What are the components of the canine digestive system?
The dog actually has the shortest digestive system of mammals and it takes roughly eight to nine hours for the process to complete. Because of this, she is unable to fully process large amounts of grains and fiber. These foods simply pass through the dog, leading to more waste for you to clean up.
Compared to you, your dog keeps her food in the stomach for a longer period of time, allowing the acid to break down animal proteins, bones, and fats. This explains why the dog can live with being fed only once or twice a day. She feels full longer because the food remains in her stomach longer.
You should be familiar with your dog’s eating and elimination habits. If your dog is acting out of sorts, has bloat, gas or any GI challenges, it can be an indication of poor diet or something else. This can cause other problems so be consistent with your dog’s feeding habits.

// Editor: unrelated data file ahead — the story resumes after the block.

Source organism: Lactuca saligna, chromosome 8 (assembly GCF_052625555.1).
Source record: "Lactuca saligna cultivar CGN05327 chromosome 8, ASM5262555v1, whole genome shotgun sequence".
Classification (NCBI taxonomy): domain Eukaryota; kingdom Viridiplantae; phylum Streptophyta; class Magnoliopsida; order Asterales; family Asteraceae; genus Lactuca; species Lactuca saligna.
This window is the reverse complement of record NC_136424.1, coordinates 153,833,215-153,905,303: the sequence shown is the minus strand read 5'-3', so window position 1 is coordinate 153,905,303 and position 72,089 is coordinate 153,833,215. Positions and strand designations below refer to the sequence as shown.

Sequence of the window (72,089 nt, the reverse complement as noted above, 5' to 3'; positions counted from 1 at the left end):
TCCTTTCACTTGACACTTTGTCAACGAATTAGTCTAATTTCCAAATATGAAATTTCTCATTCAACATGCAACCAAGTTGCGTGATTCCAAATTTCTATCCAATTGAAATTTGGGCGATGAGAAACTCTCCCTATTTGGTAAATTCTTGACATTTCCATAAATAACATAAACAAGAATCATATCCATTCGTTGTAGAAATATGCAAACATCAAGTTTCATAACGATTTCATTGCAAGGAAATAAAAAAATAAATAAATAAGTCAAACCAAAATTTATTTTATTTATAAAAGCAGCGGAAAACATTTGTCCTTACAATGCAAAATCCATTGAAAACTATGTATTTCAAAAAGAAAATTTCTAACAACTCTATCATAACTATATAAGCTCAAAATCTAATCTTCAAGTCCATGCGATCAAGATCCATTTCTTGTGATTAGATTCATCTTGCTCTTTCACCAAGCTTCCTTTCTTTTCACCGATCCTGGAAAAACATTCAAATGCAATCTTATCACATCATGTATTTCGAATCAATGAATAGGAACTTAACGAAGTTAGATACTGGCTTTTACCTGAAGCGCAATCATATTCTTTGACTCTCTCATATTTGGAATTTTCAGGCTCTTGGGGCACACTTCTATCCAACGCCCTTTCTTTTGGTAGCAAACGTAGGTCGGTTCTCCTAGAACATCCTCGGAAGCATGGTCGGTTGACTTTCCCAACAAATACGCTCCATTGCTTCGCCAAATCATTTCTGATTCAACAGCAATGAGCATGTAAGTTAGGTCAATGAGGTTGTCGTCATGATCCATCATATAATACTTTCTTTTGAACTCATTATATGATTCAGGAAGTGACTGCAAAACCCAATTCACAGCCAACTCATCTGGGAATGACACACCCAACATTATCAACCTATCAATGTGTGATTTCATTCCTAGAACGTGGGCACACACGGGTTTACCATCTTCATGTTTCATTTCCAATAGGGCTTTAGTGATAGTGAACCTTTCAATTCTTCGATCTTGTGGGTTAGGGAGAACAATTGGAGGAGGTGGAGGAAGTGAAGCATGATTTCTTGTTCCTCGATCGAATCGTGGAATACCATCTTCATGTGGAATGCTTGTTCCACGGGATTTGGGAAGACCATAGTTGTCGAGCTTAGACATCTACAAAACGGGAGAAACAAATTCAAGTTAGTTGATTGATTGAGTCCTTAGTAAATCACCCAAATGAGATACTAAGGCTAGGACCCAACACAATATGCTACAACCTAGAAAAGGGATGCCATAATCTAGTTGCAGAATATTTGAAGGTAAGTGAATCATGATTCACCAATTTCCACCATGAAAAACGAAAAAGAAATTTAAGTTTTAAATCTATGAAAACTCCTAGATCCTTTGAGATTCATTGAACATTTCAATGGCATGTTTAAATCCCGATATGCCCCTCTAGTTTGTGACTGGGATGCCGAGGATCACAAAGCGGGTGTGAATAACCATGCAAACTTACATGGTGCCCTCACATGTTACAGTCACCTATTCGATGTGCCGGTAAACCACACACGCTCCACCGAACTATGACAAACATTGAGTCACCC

Here are the components of the dog’s digestive system:
• Mouth: Dogs do not have any amylase enzyme (as we do) in the saliva; rather, they have lysozyme, which kills any bacteria that may be present in whatever your dog chooses to eat. Humans, on the other hand, cook their food before eating it, so they don’t have this protective enzyme.
• Esophagus: Muscles move the food into the stomach.
• Stomach: Hydrochloric acid helps food process in the stomach; now it starts to pass though quickly because the dog’s intestines are so short.
• Small intestine: The liver and pancreas secrete digestive enzymes into the small intestine to aid in the breakdown of carbohydrates and fats, and all of the nutrients from the food should be absorbed into the bloodstream before the remaining elements pass into the large intestine.
• Large intestine: Bacteria break down anything that has not been fully digested and absorbed; this is the last stop before leaving the waste products to be excreted into your yard.